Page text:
How to Clean and Degrease Your Car’s Engine
Have you noticed that your car’s engine is running much hotter than usual lately? What about experiencing all-too-frequent engine part failures? Your engine may be suffering from chronic grease buildup.
If you haven’t had your car engine degreased frequently, you’re doing your engine a disservice.
The consequences of heavily greased engines include:
- Higher engine temperatures
- Increased wear and tear on core components
- Foul smell
Degreasing doesn’t have to be a big production which costs you hundreds of dollars. You don’t need to be a professional to degrease your car’s engine – you can do it cheaply and easily at home in your garage.
In this article, we’ll explain how you can degrease your engine safely and effectively while on a tight budget.
Preparing To Degrease Your Engine
You’ll need the following materials to successfully degrease your car engine:
- Drop towel to catch dripping
- Clothes you don’t mind getting stained
- A hose or bucket with water
- Degreaser solution
- Steel brush
- Weakly adhesive tape
- Aluminum foil
The exact degreaser solution you choose for the job can vary. Solvent-based degreasers are better for the metal parts of your car and do a complete cleaning job. Nonetheless, they easily corrode non-metal components like rubbers, and they’re especially bad for any electronics that they come into contact with.
Furthermore, solvent degreasers often smell very bad, and they might even be hazardous to the touch. In contrast, water-based degreasers are slightly less effective, but they’re much safer for the non-metal parts of your car. They’re also much safer for your skin and the environment.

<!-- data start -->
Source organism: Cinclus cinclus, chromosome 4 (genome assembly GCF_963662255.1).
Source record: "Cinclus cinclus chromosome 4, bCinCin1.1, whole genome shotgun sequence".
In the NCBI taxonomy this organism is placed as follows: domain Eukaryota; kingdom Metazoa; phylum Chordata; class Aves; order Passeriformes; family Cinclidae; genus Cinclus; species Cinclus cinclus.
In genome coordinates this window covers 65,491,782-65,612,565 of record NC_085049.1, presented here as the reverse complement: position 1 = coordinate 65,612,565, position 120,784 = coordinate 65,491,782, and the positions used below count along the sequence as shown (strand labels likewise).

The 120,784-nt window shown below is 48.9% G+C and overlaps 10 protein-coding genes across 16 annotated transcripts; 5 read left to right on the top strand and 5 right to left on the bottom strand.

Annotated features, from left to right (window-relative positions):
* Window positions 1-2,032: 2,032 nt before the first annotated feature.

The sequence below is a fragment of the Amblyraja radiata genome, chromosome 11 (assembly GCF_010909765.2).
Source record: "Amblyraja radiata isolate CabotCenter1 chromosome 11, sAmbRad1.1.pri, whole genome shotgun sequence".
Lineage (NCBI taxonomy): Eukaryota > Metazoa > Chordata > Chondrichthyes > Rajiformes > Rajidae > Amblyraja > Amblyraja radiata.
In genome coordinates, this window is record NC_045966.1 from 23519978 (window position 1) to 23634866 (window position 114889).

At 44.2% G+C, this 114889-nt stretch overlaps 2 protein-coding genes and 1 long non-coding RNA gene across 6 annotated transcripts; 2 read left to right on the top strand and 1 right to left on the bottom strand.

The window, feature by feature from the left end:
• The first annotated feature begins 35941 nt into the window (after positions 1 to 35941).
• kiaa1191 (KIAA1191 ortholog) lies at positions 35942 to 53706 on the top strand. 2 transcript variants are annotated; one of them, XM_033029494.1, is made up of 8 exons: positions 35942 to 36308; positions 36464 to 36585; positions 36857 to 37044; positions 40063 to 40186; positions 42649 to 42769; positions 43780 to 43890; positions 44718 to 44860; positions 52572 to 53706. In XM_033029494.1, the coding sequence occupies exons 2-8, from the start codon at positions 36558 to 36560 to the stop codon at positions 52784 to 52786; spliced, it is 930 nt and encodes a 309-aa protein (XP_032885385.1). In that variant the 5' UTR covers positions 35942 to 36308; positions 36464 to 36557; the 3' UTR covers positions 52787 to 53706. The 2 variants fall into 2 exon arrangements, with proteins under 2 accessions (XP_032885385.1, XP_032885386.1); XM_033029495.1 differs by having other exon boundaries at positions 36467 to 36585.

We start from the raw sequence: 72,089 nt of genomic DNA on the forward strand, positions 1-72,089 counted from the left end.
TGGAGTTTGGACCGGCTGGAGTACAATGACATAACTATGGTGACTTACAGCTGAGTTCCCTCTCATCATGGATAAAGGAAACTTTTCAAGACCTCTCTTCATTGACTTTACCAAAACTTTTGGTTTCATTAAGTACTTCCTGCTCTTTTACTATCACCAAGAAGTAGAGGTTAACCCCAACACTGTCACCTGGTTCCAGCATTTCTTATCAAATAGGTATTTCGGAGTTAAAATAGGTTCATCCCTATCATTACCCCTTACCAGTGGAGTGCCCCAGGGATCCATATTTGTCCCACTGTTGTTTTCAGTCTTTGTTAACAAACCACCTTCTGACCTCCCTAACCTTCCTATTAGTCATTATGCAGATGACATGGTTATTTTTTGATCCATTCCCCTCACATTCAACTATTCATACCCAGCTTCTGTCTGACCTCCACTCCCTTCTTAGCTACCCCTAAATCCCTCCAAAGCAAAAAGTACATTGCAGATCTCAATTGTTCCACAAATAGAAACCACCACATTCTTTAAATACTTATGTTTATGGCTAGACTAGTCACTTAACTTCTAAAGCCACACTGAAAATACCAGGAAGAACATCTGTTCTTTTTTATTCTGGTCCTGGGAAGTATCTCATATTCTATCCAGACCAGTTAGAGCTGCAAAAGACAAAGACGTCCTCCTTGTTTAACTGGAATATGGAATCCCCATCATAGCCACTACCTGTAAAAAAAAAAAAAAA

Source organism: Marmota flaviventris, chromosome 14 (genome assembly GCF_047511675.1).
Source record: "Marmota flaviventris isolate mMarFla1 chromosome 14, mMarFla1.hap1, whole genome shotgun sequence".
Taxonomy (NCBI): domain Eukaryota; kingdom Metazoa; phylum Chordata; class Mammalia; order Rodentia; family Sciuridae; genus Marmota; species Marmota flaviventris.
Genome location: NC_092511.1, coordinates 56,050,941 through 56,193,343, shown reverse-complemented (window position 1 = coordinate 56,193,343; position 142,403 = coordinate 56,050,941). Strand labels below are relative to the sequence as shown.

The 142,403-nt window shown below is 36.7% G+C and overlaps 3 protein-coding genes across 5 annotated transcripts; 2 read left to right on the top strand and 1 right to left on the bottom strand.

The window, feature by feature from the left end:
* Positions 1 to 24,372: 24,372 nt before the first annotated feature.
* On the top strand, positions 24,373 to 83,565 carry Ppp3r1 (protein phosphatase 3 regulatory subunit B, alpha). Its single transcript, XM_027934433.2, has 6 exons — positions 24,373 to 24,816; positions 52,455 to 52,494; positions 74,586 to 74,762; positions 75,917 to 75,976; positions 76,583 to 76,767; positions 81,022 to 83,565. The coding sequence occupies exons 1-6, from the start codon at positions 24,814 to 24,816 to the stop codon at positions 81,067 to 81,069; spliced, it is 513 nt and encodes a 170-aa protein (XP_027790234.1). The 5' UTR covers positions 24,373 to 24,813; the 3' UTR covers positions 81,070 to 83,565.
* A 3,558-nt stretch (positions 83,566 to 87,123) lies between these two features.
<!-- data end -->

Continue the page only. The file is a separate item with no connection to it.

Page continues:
No matter the degreaser you pick, you should be sure to wear gloves and goggles. The degreasers aren’t good for your skin, and they can be horrible for your eyes in the event of accidental exposure.
Knowing whether you did an effective degreasing job requires planning. Turn on your car and let it run for ten minutes. Check your engine temperature and write it down. Later, we’ll see how effective our degreasing job was by seeing if the engine temperature is lower than before.
Once you have all the materials and temperature measurement, turn off your car and put a towel underneath the car so that any dripping won’t damage your garage floor or contaminate your yard.
Make sure that the engine has cooled down to ambient temperature before starting the degreasing process.
Next, pop the hood open and cover electronics and non-metal parts with the aluminum foil.
If you don’t want to use the aluminum foil, you can also use plastic wrap.
Rinsing And Initial Degreasing
The first order of business is to remove any clumps of dirt or dust which may have accumulated on the engine itself. You can blast them with the hose, wipe them off with a towel, or brush them away with your brush.
If you get the parts of the engine wet that you plan on degreasing, you should wipe the water off if you plan on using a solvent based degreaser. If you’re using a water-based degreaser, you don’t need to worry about any trace liquids.